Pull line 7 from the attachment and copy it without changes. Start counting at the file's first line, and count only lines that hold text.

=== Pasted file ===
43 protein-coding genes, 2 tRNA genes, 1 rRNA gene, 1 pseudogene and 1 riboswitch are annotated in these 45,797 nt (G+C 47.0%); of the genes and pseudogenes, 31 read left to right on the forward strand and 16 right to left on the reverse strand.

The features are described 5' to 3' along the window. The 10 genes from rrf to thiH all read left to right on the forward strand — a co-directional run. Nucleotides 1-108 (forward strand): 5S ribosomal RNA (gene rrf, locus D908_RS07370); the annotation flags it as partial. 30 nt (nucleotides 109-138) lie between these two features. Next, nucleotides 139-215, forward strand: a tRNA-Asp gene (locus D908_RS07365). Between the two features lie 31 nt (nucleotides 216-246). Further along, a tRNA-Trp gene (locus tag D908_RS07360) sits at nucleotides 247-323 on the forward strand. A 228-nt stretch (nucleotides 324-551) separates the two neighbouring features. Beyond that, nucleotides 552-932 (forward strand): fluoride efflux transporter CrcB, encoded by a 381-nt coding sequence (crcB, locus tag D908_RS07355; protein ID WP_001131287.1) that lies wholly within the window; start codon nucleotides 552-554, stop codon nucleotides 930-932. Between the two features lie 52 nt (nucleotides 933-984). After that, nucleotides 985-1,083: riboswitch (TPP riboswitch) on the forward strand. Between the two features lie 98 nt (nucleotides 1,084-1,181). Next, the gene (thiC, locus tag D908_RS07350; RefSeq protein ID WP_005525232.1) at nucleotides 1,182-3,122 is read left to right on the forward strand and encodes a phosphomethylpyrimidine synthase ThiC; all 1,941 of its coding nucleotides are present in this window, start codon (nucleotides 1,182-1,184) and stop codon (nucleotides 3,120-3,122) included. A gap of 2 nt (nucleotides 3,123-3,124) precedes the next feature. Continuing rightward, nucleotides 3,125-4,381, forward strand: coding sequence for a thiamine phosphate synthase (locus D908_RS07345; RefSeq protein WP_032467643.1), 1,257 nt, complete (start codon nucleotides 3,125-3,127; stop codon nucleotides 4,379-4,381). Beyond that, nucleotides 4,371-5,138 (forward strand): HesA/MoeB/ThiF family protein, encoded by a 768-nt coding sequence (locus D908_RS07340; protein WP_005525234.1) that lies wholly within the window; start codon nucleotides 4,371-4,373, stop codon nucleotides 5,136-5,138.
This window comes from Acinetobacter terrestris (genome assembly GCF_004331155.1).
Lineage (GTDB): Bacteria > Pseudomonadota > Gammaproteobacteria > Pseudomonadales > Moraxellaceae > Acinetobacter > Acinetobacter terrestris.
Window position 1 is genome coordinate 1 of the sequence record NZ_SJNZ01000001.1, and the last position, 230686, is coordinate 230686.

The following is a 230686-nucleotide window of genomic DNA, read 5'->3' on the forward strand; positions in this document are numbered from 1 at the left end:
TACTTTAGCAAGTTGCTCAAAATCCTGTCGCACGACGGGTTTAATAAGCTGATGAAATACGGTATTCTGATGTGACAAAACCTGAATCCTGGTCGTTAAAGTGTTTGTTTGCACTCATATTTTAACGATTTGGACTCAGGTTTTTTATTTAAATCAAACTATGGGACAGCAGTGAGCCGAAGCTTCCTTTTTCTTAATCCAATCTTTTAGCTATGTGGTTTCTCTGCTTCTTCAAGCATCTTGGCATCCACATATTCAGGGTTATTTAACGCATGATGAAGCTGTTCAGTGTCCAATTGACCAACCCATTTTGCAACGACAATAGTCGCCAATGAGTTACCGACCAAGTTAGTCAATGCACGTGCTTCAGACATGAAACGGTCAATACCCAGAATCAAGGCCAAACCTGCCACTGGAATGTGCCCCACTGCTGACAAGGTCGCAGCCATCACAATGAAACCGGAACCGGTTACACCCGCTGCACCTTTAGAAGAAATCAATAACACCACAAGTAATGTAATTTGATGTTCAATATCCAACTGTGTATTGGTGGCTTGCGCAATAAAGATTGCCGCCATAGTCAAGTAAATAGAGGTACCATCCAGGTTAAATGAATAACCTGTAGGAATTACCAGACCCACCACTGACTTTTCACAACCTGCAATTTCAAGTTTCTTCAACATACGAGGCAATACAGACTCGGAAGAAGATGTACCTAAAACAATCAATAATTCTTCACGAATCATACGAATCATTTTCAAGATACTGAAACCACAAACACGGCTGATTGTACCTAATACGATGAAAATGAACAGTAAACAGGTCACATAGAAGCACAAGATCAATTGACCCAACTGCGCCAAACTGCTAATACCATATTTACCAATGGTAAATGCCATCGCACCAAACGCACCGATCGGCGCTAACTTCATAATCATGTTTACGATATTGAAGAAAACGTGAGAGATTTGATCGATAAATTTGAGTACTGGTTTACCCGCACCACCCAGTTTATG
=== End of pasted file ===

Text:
TACTTTAGCAAGTTGCTCAAAATCCTGTCGCACGACGGGTTTAATAAGCTGATGAAATACGGTATTCTGATGTGACAAAACCTGAATCCTGGTCGTTAAAGTGTTTGTTTGCACTCATATTTTAACGATTTGGACTCAGGTTTTTTATTTAAATCAAACTATGGGACAGCAGTGAGCCGAAGCTTCCTTTTTCTTAATCCAATCTTTTAGCTATGTGGTTTCTCTGCTTCTTCAAGCATCTTGGCATCCACATATTCAGGGTTATTTAACGCATGATGAAGCTGTTCAGTGTCCAATTGACCAACCCATTTTGCAACGACAATAGTCGCCAATGAGTTACCGACCAAGTTAGTCAATGCACGTGCTTCAGACATGAAACGGTCAATACCCAGAATCAAGGCCAAACCTGCCACTGGAATGTGCCCCACTGCTGACAAGGTCGCAGCCATCACAATGAAACCGGAACCGGTTACACCCGCTGCACCTTTAGAAGAAATCAATAACACCACAAGTAATGTAATTTGATGTTCAATATCCAACTGTGTATTGGTGGCTTGCGCAATAAAGATTGCCGCCATAGTCAAGTAAATAGAGGTACCATCCAGGTTAAATGAATAACCTGTAGGAATTACCAGACCCACCACTGACTTTTCACAACCTGCAATTTCAAGTTTCTTCAACATACGAGGCAATACAGACTCGGAAGAAGATGTACCTAAAACAATCAATAATTCTTCACGAATCATACGAATCATTTTCAAGATACTGAAACCACAAACACGGCTGATTGTACCTAATACGATGAAAATGAACAGTAAACAGGTCACATAGAAGCACAAGATCAATTGACCCAACTGCGCCAAACTGCTAATACCATATTTACCAATGGTAAATGCCATCGCACCAAACGCACCGATCGGCGCTAACTTCATAATCATGTTTACGATATTGAAGAAAACGTGAGAGATTTGATCGATAAATTTGAGTACTGGTTTACCCGCACCACCCAGTTTATG